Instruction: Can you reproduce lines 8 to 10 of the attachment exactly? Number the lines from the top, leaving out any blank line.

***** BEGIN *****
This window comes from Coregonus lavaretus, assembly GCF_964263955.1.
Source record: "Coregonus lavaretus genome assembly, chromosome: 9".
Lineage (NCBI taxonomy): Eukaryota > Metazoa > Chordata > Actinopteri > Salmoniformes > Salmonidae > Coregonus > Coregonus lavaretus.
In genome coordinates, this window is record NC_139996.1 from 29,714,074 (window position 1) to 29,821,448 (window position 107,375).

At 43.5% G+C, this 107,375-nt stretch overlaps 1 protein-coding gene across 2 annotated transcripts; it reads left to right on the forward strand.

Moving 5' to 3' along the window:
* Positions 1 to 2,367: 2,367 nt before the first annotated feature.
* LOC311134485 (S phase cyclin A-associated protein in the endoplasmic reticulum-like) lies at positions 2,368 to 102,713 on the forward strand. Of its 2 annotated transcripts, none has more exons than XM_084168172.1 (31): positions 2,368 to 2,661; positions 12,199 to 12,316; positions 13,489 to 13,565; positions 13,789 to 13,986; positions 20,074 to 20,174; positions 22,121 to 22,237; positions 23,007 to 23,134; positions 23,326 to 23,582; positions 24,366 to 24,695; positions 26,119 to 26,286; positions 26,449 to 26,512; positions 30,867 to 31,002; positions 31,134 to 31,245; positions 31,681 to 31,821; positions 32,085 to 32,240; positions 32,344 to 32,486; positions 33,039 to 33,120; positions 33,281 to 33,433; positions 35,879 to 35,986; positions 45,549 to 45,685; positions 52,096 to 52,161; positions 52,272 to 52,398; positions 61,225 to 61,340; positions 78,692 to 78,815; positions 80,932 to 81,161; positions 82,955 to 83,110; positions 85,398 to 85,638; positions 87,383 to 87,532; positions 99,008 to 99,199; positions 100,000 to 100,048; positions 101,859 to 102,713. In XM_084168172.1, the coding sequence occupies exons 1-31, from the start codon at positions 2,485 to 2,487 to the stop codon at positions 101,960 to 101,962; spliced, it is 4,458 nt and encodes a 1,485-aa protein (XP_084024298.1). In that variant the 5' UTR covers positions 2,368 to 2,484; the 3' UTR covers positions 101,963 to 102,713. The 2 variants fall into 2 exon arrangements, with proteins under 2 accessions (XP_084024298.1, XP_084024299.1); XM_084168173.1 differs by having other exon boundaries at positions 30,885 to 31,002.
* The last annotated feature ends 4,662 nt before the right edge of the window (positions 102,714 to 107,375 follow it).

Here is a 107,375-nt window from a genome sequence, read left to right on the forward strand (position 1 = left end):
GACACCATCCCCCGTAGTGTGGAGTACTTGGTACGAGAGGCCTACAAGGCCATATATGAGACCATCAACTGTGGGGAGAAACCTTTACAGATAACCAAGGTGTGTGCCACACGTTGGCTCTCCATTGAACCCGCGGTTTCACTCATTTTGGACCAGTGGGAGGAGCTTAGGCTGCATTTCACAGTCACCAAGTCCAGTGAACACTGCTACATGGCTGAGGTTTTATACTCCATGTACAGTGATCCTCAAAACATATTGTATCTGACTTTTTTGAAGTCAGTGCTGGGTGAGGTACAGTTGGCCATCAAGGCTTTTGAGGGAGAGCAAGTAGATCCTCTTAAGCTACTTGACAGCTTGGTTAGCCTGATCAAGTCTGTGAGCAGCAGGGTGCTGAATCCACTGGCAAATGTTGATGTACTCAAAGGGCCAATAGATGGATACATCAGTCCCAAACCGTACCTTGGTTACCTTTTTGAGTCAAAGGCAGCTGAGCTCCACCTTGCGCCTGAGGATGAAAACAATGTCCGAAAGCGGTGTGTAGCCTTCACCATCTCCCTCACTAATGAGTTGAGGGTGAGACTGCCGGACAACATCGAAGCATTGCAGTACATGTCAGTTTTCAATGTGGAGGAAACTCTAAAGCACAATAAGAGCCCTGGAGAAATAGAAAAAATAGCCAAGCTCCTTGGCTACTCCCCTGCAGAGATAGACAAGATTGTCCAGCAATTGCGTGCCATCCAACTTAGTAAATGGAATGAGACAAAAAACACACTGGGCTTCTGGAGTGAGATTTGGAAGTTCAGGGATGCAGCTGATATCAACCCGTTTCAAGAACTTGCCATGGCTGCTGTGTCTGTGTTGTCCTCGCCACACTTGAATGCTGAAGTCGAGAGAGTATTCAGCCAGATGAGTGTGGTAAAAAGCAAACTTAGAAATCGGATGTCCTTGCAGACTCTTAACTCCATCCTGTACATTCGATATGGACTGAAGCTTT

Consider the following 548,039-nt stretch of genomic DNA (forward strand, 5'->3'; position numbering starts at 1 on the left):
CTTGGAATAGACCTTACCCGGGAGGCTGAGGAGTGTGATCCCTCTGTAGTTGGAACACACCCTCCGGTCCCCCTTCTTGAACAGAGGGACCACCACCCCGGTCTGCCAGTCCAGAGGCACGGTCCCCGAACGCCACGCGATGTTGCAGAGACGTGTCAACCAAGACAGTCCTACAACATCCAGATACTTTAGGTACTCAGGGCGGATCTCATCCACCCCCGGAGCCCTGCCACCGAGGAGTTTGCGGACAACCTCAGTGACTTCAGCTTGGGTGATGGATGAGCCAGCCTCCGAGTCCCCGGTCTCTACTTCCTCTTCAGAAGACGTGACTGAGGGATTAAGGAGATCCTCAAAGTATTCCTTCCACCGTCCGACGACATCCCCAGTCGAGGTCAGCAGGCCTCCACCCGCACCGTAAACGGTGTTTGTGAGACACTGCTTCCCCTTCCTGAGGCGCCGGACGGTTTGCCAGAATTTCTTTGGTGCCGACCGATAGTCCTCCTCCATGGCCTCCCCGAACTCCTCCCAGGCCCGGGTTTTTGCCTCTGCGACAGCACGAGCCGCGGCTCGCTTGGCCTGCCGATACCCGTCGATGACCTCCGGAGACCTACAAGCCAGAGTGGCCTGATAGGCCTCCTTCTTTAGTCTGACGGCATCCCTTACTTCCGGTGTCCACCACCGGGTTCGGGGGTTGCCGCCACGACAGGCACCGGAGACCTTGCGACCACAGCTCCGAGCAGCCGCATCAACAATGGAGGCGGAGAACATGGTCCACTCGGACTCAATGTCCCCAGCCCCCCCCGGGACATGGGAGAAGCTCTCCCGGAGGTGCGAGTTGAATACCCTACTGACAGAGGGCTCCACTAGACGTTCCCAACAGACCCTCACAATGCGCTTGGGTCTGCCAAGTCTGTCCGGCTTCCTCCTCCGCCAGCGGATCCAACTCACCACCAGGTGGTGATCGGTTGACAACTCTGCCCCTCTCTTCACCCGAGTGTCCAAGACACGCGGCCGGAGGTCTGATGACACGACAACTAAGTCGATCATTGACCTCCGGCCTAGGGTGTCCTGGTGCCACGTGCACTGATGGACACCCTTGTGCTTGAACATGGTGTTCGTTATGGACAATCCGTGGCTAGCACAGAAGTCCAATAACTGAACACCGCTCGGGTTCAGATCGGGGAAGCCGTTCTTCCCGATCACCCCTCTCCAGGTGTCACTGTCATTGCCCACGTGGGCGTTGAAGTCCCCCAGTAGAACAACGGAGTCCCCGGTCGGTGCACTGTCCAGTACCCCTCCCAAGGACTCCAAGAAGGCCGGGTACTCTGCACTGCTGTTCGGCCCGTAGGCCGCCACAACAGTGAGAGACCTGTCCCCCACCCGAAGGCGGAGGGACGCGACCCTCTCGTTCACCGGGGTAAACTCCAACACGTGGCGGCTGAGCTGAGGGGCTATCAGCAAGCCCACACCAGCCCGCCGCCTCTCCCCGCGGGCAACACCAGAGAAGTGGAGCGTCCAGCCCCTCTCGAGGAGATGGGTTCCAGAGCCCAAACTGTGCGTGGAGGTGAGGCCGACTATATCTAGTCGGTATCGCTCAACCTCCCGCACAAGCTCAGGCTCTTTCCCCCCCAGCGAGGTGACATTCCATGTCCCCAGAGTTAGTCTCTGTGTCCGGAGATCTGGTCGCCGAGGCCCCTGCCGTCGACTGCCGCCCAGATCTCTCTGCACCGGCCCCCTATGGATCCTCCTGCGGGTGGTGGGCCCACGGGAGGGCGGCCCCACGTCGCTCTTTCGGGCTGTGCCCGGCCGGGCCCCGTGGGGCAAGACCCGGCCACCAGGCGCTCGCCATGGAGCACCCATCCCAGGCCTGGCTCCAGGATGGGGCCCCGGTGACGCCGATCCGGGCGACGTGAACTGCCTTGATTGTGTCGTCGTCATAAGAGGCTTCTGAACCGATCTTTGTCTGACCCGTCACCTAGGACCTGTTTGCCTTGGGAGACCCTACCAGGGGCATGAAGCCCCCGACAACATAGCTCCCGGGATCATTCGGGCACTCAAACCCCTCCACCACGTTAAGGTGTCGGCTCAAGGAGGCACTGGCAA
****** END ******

* LOC311134485 (S phase cyclin A-associated protein in the endoplasmic reticulum-like) lies at positions 2,368 to 102,713 on the forward strand. Of its 2 annotated transcripts, none has more exons than XM_084168172.1 (31): positions 2,368 to 2,661; positions 12,199 to 12,316; positions 13,489 to 13,565; positions 13,789 to 13,986; positions 20,074 to 20,174; positions 22,121 to 22,237; positions 23,007 to 23,134; positions 23,326 to 23,582; positions 24,366 to 24,695; positions 26,119 to 26,286; positions 26,449 to 26,512; positions 30,867 to 31,002; positions 31,134 to 31,245; positions 31,681 to 31,821; positions 32,085 to 32,240; positions 32,344 to 32,486; positions 33,039 to 33,120; positions 33,281 to 33,433; positions 35,879 to 35,986; positions 45,549 to 45,685; positions 52,096 to 52,161; positions 52,272 to 52,398; positions 61,225 to 61,340; positions 78,692 to 78,815; positions 80,932 to 81,161; positions 82,955 to 83,110; positions 85,398 to 85,638; positions 87,383 to 87,532; positions 99,008 to 99,199; positions 100,000 to 100,048; positions 101,859 to 102,713. In XM_084168172.1, the coding sequence occupies exons 1-31, from the start codon at positions 2,485 to 2,487 to the stop codon at positions 101,960 to 101,962; spliced, it is 4,458 nt and encodes a 1,485-aa protein (XP_084024298.1). In that variant the 5' UTR covers positions 2,368 to 2,484; the 3' UTR covers positions 101,963 to 102,713. The 2 variants fall into 2 exon arrangements, with proteins under 2 accessions (XP_084024298.1, XP_084024299.1); XM_084168173.1 differs by having other exon boundaries at positions 30,885 to 31,002.
* The last annotated feature ends 4,662 nt before the right edge of the window (positions 102,714 to 107,375 follow it).

Here is a 107,375-nt window from a genome sequence, read left to right on the forward strand (position 1 = left end):